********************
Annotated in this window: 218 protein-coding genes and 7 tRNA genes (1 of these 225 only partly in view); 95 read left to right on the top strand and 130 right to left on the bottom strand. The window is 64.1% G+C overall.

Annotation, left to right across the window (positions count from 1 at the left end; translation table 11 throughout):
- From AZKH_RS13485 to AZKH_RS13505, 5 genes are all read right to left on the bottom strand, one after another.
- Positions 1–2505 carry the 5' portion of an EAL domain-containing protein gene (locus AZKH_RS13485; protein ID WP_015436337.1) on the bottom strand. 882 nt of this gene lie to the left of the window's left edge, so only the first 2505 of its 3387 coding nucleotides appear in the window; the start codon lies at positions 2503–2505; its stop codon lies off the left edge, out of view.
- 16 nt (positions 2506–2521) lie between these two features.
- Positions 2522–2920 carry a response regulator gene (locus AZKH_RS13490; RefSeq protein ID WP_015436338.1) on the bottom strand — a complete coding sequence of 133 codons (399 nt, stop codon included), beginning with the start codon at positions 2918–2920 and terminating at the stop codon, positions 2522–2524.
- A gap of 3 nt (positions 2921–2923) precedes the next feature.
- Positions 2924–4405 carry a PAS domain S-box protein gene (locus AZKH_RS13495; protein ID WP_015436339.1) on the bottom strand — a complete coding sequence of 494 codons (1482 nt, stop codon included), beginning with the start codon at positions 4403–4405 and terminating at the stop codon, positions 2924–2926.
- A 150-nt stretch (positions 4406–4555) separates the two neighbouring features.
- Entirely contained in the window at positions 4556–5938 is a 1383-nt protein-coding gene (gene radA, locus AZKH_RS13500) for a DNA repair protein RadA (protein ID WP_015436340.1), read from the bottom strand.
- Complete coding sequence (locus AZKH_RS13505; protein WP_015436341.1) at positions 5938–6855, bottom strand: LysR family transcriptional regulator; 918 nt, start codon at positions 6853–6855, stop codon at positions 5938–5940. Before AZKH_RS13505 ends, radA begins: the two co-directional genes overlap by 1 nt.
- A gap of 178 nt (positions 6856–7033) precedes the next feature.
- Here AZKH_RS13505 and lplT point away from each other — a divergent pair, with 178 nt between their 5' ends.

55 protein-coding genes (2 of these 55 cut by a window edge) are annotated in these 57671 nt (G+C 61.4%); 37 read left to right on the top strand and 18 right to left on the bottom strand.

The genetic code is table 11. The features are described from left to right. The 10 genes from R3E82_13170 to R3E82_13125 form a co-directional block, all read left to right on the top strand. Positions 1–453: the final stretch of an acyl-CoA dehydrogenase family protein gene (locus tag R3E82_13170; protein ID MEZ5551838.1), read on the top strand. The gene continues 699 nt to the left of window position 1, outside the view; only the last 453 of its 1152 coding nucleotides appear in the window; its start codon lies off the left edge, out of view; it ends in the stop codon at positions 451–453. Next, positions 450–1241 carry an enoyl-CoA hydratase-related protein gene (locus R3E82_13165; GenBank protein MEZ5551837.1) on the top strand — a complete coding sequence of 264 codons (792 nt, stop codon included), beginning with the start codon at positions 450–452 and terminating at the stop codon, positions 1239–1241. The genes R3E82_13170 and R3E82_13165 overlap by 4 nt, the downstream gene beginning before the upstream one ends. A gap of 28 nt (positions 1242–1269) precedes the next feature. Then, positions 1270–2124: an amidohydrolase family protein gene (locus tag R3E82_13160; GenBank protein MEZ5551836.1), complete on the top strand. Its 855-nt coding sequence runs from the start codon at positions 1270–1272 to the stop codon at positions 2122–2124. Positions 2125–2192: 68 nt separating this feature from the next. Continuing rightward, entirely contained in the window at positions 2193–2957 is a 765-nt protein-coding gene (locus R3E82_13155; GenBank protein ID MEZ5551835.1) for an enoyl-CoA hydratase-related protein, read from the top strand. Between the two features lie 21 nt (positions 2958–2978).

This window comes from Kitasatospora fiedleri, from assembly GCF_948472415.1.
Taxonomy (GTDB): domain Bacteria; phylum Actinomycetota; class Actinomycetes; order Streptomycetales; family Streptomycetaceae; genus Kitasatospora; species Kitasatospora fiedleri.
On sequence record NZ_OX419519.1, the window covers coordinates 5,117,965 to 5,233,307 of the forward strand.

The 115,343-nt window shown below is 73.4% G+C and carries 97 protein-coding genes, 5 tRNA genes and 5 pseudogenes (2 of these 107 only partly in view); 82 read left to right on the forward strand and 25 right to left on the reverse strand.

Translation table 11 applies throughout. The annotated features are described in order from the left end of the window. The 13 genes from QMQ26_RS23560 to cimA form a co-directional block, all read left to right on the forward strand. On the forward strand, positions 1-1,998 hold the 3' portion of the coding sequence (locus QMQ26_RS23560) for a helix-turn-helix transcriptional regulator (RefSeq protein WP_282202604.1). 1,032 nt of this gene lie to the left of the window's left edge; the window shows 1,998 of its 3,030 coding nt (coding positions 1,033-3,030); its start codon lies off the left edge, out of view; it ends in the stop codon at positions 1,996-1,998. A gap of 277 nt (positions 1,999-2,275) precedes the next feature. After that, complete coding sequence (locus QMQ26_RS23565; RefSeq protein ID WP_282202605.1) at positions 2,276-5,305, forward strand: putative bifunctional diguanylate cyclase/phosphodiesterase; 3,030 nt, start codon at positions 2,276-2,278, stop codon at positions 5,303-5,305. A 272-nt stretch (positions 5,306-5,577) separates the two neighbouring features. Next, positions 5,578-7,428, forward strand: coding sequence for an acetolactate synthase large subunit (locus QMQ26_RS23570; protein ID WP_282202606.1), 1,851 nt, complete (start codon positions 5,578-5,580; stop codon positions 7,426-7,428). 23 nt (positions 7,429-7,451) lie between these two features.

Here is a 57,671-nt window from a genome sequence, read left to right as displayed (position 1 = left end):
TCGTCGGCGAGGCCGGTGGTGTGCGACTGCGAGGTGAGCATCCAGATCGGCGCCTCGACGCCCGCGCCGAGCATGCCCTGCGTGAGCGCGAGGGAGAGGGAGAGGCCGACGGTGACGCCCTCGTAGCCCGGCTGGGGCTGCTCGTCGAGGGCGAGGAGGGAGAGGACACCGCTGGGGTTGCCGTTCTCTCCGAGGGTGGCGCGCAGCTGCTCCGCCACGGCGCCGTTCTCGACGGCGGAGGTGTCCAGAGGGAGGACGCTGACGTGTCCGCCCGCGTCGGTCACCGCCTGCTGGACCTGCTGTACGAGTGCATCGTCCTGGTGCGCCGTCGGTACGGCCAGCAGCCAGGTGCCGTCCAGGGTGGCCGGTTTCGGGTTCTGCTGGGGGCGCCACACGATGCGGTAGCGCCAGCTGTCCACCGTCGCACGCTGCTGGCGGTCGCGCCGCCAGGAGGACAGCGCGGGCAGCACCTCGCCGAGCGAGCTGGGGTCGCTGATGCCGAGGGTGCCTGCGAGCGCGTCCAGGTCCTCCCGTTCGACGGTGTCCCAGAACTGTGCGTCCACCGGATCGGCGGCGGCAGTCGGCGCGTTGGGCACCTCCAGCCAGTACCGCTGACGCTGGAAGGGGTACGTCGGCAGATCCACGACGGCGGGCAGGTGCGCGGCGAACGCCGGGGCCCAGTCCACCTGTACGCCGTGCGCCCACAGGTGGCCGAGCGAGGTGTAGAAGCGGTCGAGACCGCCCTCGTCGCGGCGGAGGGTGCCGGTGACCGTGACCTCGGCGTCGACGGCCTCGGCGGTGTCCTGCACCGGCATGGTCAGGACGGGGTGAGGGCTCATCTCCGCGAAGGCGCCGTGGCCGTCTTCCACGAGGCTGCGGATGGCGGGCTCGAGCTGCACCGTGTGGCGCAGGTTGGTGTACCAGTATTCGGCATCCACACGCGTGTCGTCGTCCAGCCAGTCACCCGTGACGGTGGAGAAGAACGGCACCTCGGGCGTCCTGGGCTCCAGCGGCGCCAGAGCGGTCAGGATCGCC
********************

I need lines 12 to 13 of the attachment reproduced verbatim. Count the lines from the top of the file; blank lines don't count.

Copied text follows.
- A gap of 178 nt (positions 6856–7033) precedes the next feature.
- Here AZKH_RS13505 and lplT point away from each other — a divergent pair, with 178 nt between their 5' ends.